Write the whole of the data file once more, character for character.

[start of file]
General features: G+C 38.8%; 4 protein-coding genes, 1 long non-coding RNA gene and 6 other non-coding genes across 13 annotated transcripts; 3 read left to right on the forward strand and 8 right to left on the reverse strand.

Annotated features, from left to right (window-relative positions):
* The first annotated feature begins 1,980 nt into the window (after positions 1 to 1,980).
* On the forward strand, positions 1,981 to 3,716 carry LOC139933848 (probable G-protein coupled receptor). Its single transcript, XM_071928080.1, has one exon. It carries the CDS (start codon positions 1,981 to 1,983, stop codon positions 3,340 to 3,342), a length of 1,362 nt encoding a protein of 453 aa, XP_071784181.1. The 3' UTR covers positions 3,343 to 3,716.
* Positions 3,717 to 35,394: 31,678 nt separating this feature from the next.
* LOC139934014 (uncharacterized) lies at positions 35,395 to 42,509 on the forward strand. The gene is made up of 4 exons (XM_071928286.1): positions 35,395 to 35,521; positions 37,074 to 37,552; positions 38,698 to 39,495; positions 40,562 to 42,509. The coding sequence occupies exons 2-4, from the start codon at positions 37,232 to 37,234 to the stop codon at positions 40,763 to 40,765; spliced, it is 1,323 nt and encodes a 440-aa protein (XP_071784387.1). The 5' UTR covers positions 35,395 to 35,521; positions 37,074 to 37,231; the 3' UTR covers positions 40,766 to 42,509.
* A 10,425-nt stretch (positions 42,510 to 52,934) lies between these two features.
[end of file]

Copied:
General features: G+C 38.8%; 4 protein-coding genes, 1 long non-coding RNA gene and 6 other non-coding genes across 13 annotated transcripts; 3 read left to right on the forward strand and 8 right to left on the reverse strand.

Annotated features, from left to right (window-relative positions):
* The first annotated feature begins 1,980 nt into the window (after positions 1 to 1,980).
* On the forward strand, positions 1,981 to 3,716 carry LOC139933848 (probable G-protein coupled receptor). Its single transcript, XM_071928080.1, has one exon. It carries the CDS (start codon positions 1,981 to 1,983, stop codon positions 3,340 to 3,342), a length of 1,362 nt encoding a protein of 453 aa, XP_071784181.1. The 3' UTR covers positions 3,343 to 3,716.
* Positions 3,717 to 35,394: 31,678 nt separating this feature from the next.
* LOC139934014 (uncharacterized) lies at positions 35,395 to 42,509 on the forward strand. The gene is made up of 4 exons (XM_071928286.1): positions 35,395 to 35,521; positions 37,074 to 37,552; positions 38,698 to 39,495; positions 40,562 to 42,509. The coding sequence occupies exons 2-4, from the start codon at positions 37,232 to 37,234 to the stop codon at positions 40,763 to 40,765; spliced, it is 1,323 nt and encodes a 440-aa protein (XP_071784387.1). The 5' UTR covers positions 35,395 to 35,521; positions 37,074 to 37,231; the 3' UTR covers positions 40,766 to 42,509.
* A 10,425-nt stretch (positions 42,510 to 52,934) lies between these two features.